7 Reasons this Bull Market has a Few Years Left to Run

Bull Market Run Business Man

Below are just a few of the many reasons why I think stocks will go higher (substantially higher) before this bull market ends. It’s been a question (Is the bull market over?) that I’m starting to get more and more…so I thought I would put the top 8 reasons why I don’t believe it is.

  1. The fiscal component. This bull market converted from a rally that was predominately driven by monetary policy (low rates, bond purchases through stimulus) to a fiscally driven market (meaning earnings) in late 2015. Generally, I feel that the fiscal component to bull markets can run for anywhere from 5-10 years.
  1. The report cards are coming in. Last week (the busiest week for earnings) around 35% of the S&P 500 reported. Of that according to CNBC, 77% beat earnings expectations and 73% beat revenue numbers. The take away here is that ultimately it all comes back to earnings. Q1 year over year was 26.83%. Yes, you need to give a lot of the credit to the tax cuts. However, I’ve consistently said that companies will figure out a way to make money in any environment.  You just need to give them some certainty on the political landscape, so they can make decisions. 


Source: JP Morgan


  1. Corporate Cash on Balance Sheets. We are still at historical highs with cash on balance sheets. Since the end of 2013 companies have hoarded somewhere around 30% of their net worth in cash earning near zero. Now granted I acknowledge that a good portion of that was driven by regulation on the financial stocks who were forced to “shore up” their balance sheets, however that still leaves several organizations with cash that is ready to deploy. The choices for the deployment are Cap Ex (New factories and/or equipment), M&A (Mergers & Acquisitions), Dividends (Either one off special dividends of increases) or Share buybacks. Any of these I believe are ultimately good for investors and the overall stock market


Corporate Cash % of Current Assets
Source JPM Asset Management


  1. Charts can be deceiving. It’s easy to look a 10 to 20-year chart and assume that we are ready for a pull back. Charting (or Technical Analysis is 100% correct after the fact). Yes, as I’m sure you know I give about as much credence to reading charts to determine a stock (or markets) next move as I do reading tea leaves or flipping cards. Now I couldn’t blame you for looking at the next chart and wanting to hide under the table.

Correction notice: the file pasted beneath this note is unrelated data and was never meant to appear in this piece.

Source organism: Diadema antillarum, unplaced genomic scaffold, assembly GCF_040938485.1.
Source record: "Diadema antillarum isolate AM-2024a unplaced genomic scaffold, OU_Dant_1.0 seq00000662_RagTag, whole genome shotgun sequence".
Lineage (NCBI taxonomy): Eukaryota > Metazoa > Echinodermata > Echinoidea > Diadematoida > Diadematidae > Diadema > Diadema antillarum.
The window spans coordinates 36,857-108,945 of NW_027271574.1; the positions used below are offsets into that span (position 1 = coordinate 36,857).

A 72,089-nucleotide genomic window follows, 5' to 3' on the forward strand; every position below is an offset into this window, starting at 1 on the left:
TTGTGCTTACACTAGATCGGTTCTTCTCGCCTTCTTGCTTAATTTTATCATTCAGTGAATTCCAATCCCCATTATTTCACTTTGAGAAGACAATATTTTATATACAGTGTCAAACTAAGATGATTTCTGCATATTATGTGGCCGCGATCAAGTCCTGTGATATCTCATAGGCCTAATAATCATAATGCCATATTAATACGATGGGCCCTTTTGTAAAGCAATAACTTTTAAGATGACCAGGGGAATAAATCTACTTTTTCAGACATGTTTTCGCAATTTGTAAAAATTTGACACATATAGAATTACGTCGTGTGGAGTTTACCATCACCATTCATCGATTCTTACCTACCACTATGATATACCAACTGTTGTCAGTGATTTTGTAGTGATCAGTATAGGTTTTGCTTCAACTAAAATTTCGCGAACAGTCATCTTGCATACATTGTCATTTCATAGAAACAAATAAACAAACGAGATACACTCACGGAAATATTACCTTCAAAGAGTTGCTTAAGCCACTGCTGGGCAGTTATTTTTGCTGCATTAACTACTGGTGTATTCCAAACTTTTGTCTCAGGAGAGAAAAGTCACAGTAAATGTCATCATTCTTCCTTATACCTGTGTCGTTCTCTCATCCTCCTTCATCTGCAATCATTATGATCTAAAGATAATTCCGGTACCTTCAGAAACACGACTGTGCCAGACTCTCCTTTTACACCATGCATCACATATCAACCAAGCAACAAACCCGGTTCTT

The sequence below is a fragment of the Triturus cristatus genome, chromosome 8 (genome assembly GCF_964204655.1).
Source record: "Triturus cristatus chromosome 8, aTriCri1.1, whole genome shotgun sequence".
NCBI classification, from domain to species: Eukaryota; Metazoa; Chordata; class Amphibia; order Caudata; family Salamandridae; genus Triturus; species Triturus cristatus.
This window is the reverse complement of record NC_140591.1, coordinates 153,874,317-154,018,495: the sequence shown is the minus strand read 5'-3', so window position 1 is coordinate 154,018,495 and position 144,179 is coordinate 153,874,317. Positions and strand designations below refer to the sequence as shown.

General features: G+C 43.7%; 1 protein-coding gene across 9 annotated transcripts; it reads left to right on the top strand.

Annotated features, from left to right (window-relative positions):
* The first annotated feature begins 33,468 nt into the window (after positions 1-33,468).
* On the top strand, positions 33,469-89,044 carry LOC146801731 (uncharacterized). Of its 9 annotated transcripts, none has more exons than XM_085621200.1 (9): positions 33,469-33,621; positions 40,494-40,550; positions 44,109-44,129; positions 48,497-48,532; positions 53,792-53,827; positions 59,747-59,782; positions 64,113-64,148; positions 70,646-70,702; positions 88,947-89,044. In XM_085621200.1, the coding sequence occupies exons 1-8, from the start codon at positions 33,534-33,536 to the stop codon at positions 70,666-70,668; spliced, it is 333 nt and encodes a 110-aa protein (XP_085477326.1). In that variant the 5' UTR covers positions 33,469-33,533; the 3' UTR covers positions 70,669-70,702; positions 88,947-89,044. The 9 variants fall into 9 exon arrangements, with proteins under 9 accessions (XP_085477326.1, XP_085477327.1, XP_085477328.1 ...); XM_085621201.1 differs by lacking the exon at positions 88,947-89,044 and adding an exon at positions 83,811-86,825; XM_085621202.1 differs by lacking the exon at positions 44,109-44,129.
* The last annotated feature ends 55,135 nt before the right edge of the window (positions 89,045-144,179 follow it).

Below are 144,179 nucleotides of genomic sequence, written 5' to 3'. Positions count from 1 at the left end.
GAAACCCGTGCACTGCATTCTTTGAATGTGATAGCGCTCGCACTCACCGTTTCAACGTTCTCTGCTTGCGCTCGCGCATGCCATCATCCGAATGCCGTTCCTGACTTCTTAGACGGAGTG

Tarot Cards


S&P 500 Price Index 1997-2018
Source: FactSet


…That is until you see the big picture. 


S&P Composite Index
Source: FactSet

That’s not to say that there weren’t some downturns, like the 87 crash in the midst of the 83 to 2000 run, but as you can see, it did not dampen what was a 20-year bull run.

  1. Multiples. The latest bout of earnings and relatively flat market so far this year (when you compare what we expect to be 25% year over year earnings growth in 2018) has pulled back the market to close to a P/E that is touching its 25-year average. I still argue that the multiples for the current market should be around 20% higher than the 25-year average due to two reasons. There are more growth companies in the index now than ever before, and there are more companies selling intangibles than tangibles than ever before. What does that mean? You pay more for a growth stock than you do for a value stock. You’re paying for the expected growth that you believe will come in the next many years.  So, if the index has more growth orientated companies in it, that sell services, rather than products (with a much-reduced overhead) then by nature the P in P/E should higher. 
S&P 500 Forward PE Ratio
  1. The consumer drives the U.S. economy. It’s commonly known and where ever you look you’ll find that the consumer generates around 70% to the total US GDP. Total GDP for this year is close to $21 Trillion The Bureau of Economic Analysis (a Division of the Commerce Department) is getting ready to publish its revised numbers for last year. This is generally done at the end of July each year, and from all reports the revisions will be minimal at around 2.6%. That said a healthy consumer should be good for the growth of the overall economy. Well to that extent, U.S. households have the lowest debt service ratio going back over 30 years and households net worth is at all-time highs.
Consumer Balance Sheet
Source:  FactSet, JPM Asset: BEA


  1. We’re not euphoric. The last point, which is still the one I quote the most from the late great Sir John Templeton is that Bull Markets are born on pessimism, grow on skepticism, mature on optimism and die on euphoria. Sir John who started his mutual fund company in the 1950s was dubbed one of the best stock pickers of his time. His Templeton growth fund still has one of the most impressive records when measured against peers. This is the beauty of capitalism, it brings out our animal instincts. Just like you can predict migration patterns, humans when it comes to personal gain are predictable. I don’t believe we are anywhere near euphoria. The euphoric phase is when you get in because you feel to stay out would be suicidal. For some recent examples. Think about Bitcoin (from 6000 – 20000) in a couple of weeks. Or Miami real estate in 2007, where speculators were putting deposits on buildings they had no intention of ever finishing building. Even yours truly wanted in on the action.

I have a few more (many more) reasons that I believe this is part of a 20-year bull run from the market lows of 2008, but I’ll keep some of this for future articles.

Here is the buy sell

S&P 500 Estimate Buy Sell
Source: MG&A


As always should you have any questions or concerns, please don’t hesitate to call.

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